All parents want their kids to eat healthy, but when it comes to actually making it happen, most are left feeling frustrated, stressed out and exhausted.
Perhaps you’ve tried to make vegetables into fun shapes or works of art.
Or you’ve pureed and snuck them into meals.
I bet you’ve also begged, bribed and negotiated with your kids but all of your efforts fell flat.
Although it can be really frustrating to get your kids to even take a bite, it actually doesn’t have to be.
Here are 6 crazy easy ways to get your kids to eat healthy.
Short on time? Watch my video where I give you my 3 top tips.
1. Start early
If you have an infant, making homemade baby food and exposing him to a wide variety of flavors and textures is an almost sure-fire way to get him to enjoy eating healthy now and throughout his life.
In fact, studies show that children like and consume foods that are familiar to them and the earlier and more foods they’re exposed to, the healthier their diets will be.
I’m convinced that’s one of the reasons my kids eat foods like lentils and broccoli today because I served them up regularly from the moment they started solids.
2. Give kids choices
Whether it’s a toy, a favorite pair of shoes, or which apps they’re allowed to use, kids love choices and food is no different.
Food choices make kids feel empowered and in control—even when you’re the one calling the shots and deciding which foods to buy and when to serve them.
I’d argue that it’s the lack of choices at meals that makes them such a big power struggle with our kids.
While I’m not suggesting you let your kid decide what he’ll eat for dinner, you can give him plenty of opportunities to make choices you both can live with.
For example, offer broccoli and cabbage and let him pick one or both. Or put out a few types of vegetables for him to choose from and do a make your own pasta or taco night.
3. Go shopping together
Another way to give kids choices is to bring them to the grocery store or the farmer’s market and let them pick out a new vegetable they’d like to try.
When you come back home, wash, prepare and cook it together.
They’ll be more like to eat (or at least try) what’s being served because they had a say and a hand in making it.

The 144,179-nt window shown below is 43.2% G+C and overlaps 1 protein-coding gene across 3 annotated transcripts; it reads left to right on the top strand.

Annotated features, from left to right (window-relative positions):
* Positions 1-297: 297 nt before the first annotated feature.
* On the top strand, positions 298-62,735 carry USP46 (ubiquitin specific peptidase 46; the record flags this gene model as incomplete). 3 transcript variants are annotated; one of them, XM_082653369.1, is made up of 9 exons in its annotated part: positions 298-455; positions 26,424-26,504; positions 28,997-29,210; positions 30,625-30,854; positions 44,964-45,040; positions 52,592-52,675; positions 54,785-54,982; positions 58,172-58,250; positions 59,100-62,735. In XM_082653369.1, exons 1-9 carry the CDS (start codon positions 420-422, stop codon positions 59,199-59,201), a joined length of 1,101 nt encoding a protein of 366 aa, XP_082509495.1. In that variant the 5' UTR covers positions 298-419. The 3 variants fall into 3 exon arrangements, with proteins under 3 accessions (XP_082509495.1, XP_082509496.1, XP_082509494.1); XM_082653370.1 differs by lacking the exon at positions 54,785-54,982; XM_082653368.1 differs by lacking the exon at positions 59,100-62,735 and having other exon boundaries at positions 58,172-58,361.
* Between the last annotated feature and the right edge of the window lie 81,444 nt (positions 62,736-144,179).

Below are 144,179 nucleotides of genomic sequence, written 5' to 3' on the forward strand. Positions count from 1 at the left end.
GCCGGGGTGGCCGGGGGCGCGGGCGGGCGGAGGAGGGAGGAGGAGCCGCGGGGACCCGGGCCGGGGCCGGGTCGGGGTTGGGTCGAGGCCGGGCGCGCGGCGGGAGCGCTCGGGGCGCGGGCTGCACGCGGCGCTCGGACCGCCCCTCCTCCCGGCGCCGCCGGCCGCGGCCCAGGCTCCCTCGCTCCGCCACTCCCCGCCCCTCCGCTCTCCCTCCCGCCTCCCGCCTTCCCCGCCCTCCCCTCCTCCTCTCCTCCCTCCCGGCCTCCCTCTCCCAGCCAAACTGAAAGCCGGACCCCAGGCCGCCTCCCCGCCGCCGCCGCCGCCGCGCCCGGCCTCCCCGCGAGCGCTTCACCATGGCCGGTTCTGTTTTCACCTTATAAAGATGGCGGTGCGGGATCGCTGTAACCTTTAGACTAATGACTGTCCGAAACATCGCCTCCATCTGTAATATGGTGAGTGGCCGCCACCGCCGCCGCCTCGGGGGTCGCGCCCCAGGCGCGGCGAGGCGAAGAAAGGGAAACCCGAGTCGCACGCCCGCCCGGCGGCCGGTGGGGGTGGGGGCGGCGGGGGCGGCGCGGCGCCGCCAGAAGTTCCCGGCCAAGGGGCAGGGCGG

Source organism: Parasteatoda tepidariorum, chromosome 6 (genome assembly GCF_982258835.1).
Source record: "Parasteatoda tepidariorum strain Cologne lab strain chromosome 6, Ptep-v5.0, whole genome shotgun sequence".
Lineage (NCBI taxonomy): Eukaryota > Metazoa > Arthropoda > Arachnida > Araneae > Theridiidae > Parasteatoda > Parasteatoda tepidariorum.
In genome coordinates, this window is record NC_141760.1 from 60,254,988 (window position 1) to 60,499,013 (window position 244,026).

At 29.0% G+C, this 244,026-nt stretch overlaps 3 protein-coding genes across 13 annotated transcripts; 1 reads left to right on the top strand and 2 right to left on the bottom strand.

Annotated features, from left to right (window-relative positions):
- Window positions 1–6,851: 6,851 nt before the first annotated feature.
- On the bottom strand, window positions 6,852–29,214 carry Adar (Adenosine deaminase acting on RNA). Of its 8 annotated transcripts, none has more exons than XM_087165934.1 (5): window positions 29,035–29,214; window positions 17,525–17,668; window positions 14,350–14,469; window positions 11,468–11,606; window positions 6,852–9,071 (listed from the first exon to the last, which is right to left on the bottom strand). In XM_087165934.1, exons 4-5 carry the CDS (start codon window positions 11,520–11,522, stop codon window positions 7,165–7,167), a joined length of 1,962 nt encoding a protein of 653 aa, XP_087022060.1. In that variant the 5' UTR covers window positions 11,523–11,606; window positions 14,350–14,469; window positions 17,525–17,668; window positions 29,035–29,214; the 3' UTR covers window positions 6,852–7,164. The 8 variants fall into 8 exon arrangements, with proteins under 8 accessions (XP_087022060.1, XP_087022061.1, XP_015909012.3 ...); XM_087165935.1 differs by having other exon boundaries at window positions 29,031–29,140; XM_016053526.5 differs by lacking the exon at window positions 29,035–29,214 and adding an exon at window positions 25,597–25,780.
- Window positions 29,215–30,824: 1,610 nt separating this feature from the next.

If you’re not the greatest home chef or could simply use some pointers, I recommend you take my friend Katie Kimball’s Kids Cook Real Food online video eCourse.
4. Get cool gear
Teaching your kids how to cook is an easy way to get your kids to eat healthy.
According to a November 2014 review in the journal Preventing Chronic Disease, kids who cooked at home or took cooking classes consumed more fiber-rich foods and fruits and vegetables, were more willing to try new foods, and had an increased confidence in their ability to prepare meals.
What’s more, a May 2018 study in the Journal of Nutrition Education and Behavior found young adults who had cooking skills and felt confident in the kitchen were more likely to be healthy eaters.
One of the best ways to make cooking with your kids fun is to get some cool gear.
Whether it’s a kid’s personalized apron, a chopping board and safe, kid-friendly knives, or a cool chef’s set, your kids will get excited about cooking.
5. Make smoothies or juices
I don’t advocate for hiding vegetables in meals, but making green smoothies or juices is a great way to get several servings of fruits and vegetables into your child’s diet and because they’re green, it’s a non-sneaky way to get your kids to eat healthy.
Even better—let your kid choose the types of green vegetables and fruits and let them help you blend it up.
6. Keep it small
When you were a kid, how likely were you to sit down to an entire plate of asparagus—or worse—Brussels sprouts and eagerly eat it up?
I didn’t think so.
Although it’s true that kids don’t eat enough vegetables, it’s unrealistic to expect kids, especially toddlers, to eat an entire portion of a new food, or a food they’ve previously shunned.
Kids need to have the freedom to smell, taste and explore foods without feeling pressured so serve a teaspoon of broccoli florets or a few baby carrots, for example.
Stay consistent and continue to serve small portions at every meal, every day, and eventually your kids may surprise you.